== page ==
L10 Oct 4 - Government Assistance Part 2 1 Equity...

Info iconThis preview shows pages 1–12. Sign up to view the full content.

View Full Document Right Arrow Icon

Info iconThis preview has intentionally blurred sections. Sign up to view the full version.

View Full DocumentRight Arrow Icon

Info iconThis preview has intentionally blurred sections. Sign up to view the full version.

View Full DocumentRight Arrow Icon

Info iconThis preview has intentionally blurred sections. Sign up to view the full version.

View Full DocumentRight Arrow Icon

Info iconThis preview has intentionally blurred sections. Sign up to view the full version.

View Full DocumentRight Arrow Icon

Info iconThis preview has intentionally blurred sections. Sign up to view the full version.

View Full DocumentRight Arrow Icon

Info iconThis preview has intentionally blurred sections. Sign up to view the full version.

View Full DocumentRight Arrow Icon
This is the end of the preview. Sign up to access the rest of the document.

Unformatted text preview: Government Assistance Part 2 1 Equity Efficiency Tradeoff Assistance serves as an increase in nonlabor income which, all else equal, should reduce labor supply Burtless (1986) reviewed evidence of effects of G Needed $2 transfer to increase income by $1 Higher transfers reduced labor supply more Unemployment insurance (Katz and Meyer 1990) Increase in duration of benefits by one week Increased unemployment spell by 1/5 of a week 2 What are we ignoring? Transfer programs may offer benefits to those that pay for them, not just those that receive the transfers Looking at the long-run Loss of efficiency now in exchange for greater productivity later investing in the poor 3 Blanks argument Cases when no equity-efficiency tradeoff exists (or is minimal) When individuals cannot change their behavior (Lack of agency) When the program requires certain behavior (conditions) When transfers act as investments in the future 4 Review Costs and Benefits Costs Administration Reduced labor supply by recipients Reduced labor supply by tax payers Benefits Reduced poverty and deprivation (enters utility function of tax payers) Increased health and education Higher productivity/labor supply in the future 5 Lack of Agency Disabled / handicapped Elderly Explains popularity and acceptability of some programs Social security for elderly and handicapped May still be behavioral changes Unless individuals have no family or are isolated 6 Conditional Transfers Welfare-to-work Stay in school for teen moms Job search requirements for unemployment insurance recipients 7 Problems with conditions Government (social workers) might not be very good at distinguishing between those who can meet conditions and those who cannot Introduces unwarranted and potentially abused discretion into the system Difference in how people are treated in the system could cause individuals to attempt to change their characteristics 8 Transfer programs act as investments College grants to low-income students Food assistance WIC School meals head start Etc 9 Allocation of social assistance? 2006 Number of recipients (millions) Total Annual Cost (billions) Medicaid 55 319.5 SSI 7.1 40 EITC 22.8 45 TANF 4.5 22 Food stamps 25.7 30.3 housing 5.1 40 School lunch 29.6 10.5* WIC 8 5.2 head start 0.9 7.0 10 Allocation of social assistance?...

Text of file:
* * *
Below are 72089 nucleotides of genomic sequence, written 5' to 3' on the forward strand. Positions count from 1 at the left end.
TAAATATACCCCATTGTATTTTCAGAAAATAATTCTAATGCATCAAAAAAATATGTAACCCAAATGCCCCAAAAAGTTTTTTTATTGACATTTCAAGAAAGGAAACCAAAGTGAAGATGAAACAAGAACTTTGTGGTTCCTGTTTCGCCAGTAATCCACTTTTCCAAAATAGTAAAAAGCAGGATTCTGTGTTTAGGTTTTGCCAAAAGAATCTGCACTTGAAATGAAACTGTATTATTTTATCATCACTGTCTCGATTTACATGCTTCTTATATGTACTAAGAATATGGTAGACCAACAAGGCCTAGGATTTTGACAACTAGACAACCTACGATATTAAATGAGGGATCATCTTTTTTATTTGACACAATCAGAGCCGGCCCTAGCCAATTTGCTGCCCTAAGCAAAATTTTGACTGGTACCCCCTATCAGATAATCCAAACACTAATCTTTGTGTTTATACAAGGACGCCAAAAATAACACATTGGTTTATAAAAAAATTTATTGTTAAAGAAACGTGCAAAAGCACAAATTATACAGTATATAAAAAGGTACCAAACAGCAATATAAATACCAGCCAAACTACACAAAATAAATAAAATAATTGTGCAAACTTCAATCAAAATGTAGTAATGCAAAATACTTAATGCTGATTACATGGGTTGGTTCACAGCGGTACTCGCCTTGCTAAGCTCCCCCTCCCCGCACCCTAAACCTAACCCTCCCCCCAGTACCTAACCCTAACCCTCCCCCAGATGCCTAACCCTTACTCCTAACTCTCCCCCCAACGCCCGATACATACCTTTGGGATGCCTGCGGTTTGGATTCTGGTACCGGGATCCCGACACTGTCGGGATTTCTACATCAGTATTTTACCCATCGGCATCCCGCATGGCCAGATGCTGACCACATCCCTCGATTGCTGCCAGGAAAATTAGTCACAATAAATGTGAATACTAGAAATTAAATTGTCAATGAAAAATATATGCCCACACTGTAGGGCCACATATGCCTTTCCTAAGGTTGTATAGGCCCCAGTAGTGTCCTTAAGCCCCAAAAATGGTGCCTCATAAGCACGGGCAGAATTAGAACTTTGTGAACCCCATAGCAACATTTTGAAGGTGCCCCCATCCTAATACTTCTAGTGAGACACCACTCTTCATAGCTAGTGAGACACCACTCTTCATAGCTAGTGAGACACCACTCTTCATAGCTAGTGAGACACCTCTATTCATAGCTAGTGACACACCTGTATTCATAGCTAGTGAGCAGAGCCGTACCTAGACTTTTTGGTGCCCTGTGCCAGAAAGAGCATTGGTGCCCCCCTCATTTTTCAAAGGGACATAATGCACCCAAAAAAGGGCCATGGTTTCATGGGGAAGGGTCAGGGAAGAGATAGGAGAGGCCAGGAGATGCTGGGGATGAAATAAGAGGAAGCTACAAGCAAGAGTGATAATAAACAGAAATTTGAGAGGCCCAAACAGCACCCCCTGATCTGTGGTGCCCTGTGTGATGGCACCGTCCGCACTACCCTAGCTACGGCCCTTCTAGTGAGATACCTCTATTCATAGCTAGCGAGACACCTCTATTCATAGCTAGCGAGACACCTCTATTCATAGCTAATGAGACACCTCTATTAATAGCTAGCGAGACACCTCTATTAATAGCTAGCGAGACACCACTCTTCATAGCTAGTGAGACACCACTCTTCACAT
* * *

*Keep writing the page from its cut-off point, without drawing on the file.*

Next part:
View Full Document

This note was uploaded on 09/07/2011 for the course ECON 375 taught by Professor Staff during the Fall '10 term at Maryland.

Page1 / 51

L10 Oct 4 - Government Assistance Part 2 1 Equity...

This preview shows document pages 1 - 12. Sign up to view the full document.

View Full Document Right Arrow Icon
Ask a homework question - tutors are online